Do the products have meaningful descriptions which do service to the product? Often a product page can end up quite scant, with a thumbnail and a short description as you have to upload and manage a lot of products. But is this enough to actually convince someone to buy it? The customer will only see a few of the products, they’re more interested in the details of a single product, over the multitude of different products. For example, if it’s a physical product it’s important that the customer can get an idea of what it will be like physically — how big is it, how heavy, what’s it made of.

Rewrite the descriptions to include dimensions and an idea of what sets this product apart from the rest, what might your particular customers value in the product? A personal take on it always helps — what is your opinion of it, are there any customer recommendations?

Patagonia do a great with size and fit sections to allow customers to get a feel for the product

Images are a must. Often there is only one thumbnail image which does nothing to make the product stand out, or give it any desirability. A product should have a good gallery of images which aim to convey what the product will be like when it arrives, and how it will fit into and enhance the customer’s life. Add images to show:

  • The product in a realistic/desirable setting — help the customer see how it would look in their life.
  • The product next to some kind of measurement, maybe with a ruler on it, or showing it next to something with a commonly understand size (a door, a car a plant etc.).
  • If quality is a key component, a really close up picture of part of the product will show things like the material, or the finish.
  • Pictures of the product from different angles.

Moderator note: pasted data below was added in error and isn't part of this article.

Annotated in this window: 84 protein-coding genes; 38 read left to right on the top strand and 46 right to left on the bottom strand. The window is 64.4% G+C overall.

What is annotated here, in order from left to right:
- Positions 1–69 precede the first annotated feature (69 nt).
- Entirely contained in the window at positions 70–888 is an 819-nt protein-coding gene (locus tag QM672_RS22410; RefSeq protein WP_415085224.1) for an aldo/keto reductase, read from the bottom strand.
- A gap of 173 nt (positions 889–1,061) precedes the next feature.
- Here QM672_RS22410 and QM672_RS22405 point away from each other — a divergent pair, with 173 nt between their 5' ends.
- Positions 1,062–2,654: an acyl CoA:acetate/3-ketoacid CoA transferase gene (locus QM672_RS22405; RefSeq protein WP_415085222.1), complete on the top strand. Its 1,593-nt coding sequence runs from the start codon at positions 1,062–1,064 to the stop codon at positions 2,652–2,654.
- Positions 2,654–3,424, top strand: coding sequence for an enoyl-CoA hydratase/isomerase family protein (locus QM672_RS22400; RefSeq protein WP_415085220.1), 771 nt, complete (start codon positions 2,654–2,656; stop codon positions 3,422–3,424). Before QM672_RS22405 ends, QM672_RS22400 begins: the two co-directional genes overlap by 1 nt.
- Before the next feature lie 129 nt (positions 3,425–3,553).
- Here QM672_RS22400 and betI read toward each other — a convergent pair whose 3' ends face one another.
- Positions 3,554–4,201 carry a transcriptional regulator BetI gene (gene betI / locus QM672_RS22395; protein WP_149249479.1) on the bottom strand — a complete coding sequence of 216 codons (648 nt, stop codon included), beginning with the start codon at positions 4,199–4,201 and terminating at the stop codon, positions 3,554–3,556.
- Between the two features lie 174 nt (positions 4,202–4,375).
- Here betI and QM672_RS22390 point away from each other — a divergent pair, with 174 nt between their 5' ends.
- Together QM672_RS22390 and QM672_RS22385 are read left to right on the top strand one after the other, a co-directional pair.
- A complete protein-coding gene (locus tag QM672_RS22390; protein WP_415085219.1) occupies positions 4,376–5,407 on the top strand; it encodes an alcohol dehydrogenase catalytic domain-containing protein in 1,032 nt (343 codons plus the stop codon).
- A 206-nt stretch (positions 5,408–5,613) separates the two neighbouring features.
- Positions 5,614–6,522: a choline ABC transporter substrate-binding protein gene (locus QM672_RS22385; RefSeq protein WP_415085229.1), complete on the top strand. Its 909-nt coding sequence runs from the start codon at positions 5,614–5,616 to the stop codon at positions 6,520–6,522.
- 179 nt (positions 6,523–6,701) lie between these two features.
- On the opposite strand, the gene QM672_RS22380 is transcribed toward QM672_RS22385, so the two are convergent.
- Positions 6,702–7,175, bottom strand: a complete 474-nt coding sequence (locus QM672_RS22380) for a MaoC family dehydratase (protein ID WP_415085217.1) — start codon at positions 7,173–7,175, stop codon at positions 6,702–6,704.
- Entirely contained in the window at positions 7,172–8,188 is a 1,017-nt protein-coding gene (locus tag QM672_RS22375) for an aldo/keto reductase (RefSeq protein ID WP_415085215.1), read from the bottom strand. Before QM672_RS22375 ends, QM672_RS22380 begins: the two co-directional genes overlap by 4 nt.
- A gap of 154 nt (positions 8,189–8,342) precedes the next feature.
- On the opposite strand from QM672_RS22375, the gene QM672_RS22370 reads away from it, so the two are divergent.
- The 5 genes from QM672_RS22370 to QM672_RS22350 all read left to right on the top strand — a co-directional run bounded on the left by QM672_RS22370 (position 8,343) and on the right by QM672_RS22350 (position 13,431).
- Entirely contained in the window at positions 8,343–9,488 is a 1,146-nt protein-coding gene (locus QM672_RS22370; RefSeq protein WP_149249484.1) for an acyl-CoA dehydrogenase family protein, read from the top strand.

Warning: this is probably the job you’ve been avoiding – it takes a lot of work, but it can do a lot for your store.

Skull Candy showing what kind of lifestyle you could be living with their headphones

Categories

Are products organised into categories that make sense to the customer? (If you sell vinyl music, there’s no point organising everything alphabetically, if customers prefer to browse by genre — remember online stores allow you to have a product in multiple categories, unlike a physical store).

Try making a list (or spreadsheet) of all your products (if you have a lot of products, take a random sample). Organise them into groups based around what you know of how customers look for them. Look at what products are purchased together, is there a similar grouping?

On minifigs.me we re-organised over 1,300 products into more user intuitive categories

Featured Products

It’s tempting to list everything on the front page of a store, but instead the customer should be given a curated list of what they might like — you should regularly change this — but give your customers a deep, but not overwhelming, list of choice.

Remember that the homepage should give a good overview of what the shop generally sells (cars, clothes, furniture), and it’s approach (quality, uniqueness, value), not necessarily every product.

H&M’s homepage has a ‘New Arrivals’ area for simple impulse purchases

Conclusion

These improvement are a long job, well worth it to make the most without splashing out on a full rebrand. With these things looked at it’s easier to see if the platform & design should be improved.

If you’d like us to work anything mentioned in this article, please do drop us a line.

If you’re using Shopify, we’ve some specific tips here.